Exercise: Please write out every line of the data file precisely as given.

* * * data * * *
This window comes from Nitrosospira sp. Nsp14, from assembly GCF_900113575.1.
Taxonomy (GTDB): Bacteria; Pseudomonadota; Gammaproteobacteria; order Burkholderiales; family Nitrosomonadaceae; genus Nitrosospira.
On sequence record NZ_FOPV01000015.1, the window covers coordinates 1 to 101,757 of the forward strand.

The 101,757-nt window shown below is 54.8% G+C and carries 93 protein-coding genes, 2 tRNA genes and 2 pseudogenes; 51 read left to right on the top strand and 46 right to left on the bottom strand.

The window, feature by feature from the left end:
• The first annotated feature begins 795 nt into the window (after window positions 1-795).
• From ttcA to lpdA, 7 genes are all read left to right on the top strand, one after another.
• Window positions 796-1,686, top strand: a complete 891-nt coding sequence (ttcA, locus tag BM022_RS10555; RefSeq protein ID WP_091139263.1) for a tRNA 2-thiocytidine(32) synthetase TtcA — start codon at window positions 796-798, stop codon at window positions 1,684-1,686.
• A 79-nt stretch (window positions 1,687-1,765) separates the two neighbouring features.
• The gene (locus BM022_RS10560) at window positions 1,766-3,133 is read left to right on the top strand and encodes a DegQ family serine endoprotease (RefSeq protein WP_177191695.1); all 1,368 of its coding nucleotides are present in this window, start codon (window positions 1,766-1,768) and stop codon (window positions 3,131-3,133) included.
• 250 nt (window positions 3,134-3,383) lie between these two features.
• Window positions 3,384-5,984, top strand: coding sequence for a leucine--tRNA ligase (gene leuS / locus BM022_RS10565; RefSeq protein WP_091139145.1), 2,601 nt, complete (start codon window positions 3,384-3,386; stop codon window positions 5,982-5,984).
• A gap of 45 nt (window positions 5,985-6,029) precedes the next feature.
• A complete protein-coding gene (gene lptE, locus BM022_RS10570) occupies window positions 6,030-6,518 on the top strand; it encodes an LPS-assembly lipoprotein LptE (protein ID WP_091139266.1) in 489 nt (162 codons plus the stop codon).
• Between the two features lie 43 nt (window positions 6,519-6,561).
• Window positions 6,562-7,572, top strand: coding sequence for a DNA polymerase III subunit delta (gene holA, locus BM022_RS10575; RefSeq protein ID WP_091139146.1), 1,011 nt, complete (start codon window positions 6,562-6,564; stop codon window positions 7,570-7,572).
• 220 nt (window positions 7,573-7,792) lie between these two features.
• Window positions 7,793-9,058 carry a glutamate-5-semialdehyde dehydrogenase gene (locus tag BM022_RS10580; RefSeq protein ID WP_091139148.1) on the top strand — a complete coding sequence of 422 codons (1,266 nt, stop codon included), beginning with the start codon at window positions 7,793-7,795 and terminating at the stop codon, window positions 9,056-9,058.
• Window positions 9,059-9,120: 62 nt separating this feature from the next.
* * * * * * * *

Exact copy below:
This window comes from Nitrosospira sp. Nsp14, from assembly GCF_900113575.1.
Taxonomy (GTDB): Bacteria; Pseudomonadota; Gammaproteobacteria; order Burkholderiales; family Nitrosomonadaceae; genus Nitrosospira.
On sequence record NZ_FOPV01000015.1, the window covers coordinates 1 to 101,757 of the forward strand.

The 101,757-nt window shown below is 54.8% G+C and carries 93 protein-coding genes, 2 tRNA genes and 2 pseudogenes; 51 read left to right on the top strand and 46 right to left on the bottom strand.

The window, feature by feature from the left end:
• The first annotated feature begins 795 nt into the window (after window positions 1-795).
• From ttcA to lpdA, 7 genes are all read left to right on the top strand, one after another.
• Window positions 796-1,686, top strand: a complete 891-nt coding sequence (ttcA, locus tag BM022_RS10555; RefSeq protein ID WP_091139263.1) for a tRNA 2-thiocytidine(32) synthetase TtcA — start codon at window positions 796-798, stop codon at window positions 1,684-1,686.
• A 79-nt stretch (window positions 1,687-1,765) separates the two neighbouring features.
• The gene (locus BM022_RS10560) at window positions 1,766-3,133 is read left to right on the top strand and encodes a DegQ family serine endoprotease (RefSeq protein WP_177191695.1); all 1,368 of its coding nucleotides are present in this window, start codon (window positions 1,766-1,768) and stop codon (window positions 3,131-3,133) included.
• 250 nt (window positions 3,134-3,383) lie between these two features.
• Window positions 3,384-5,984, top strand: coding sequence for a leucine--tRNA ligase (gene leuS / locus BM022_RS10565; RefSeq protein WP_091139145.1), 2,601 nt, complete (start codon window positions 3,384-3,386; stop codon window positions 5,982-5,984).
• A gap of 45 nt (window positions 5,985-6,029) precedes the next feature.
• A complete protein-coding gene (gene lptE, locus BM022_RS10570) occupies window positions 6,030-6,518 on the top strand; it encodes an LPS-assembly lipoprotein LptE (protein ID WP_091139266.1) in 489 nt (162 codons plus the stop codon).
• Between the two features lie 43 nt (window positions 6,519-6,561).
• Window positions 6,562-7,572, top strand: coding sequence for a DNA polymerase III subunit delta (gene holA, locus BM022_RS10575; RefSeq protein ID WP_091139146.1), 1,011 nt, complete (start codon window positions 6,562-6,564; stop codon window positions 7,570-7,572).
• 220 nt (window positions 7,573-7,792) lie between these two features.
• Window positions 7,793-9,058 carry a glutamate-5-semialdehyde dehydrogenase gene (locus tag BM022_RS10580; RefSeq protein ID WP_091139148.1) on the top strand — a complete coding sequence of 422 codons (1,266 nt, stop codon included), beginning with the start codon at window positions 7,793-7,795 and terminating at the stop codon, window positions 9,056-9,058.
• Window positions 9,059-9,120: 62 nt separating this feature from the next.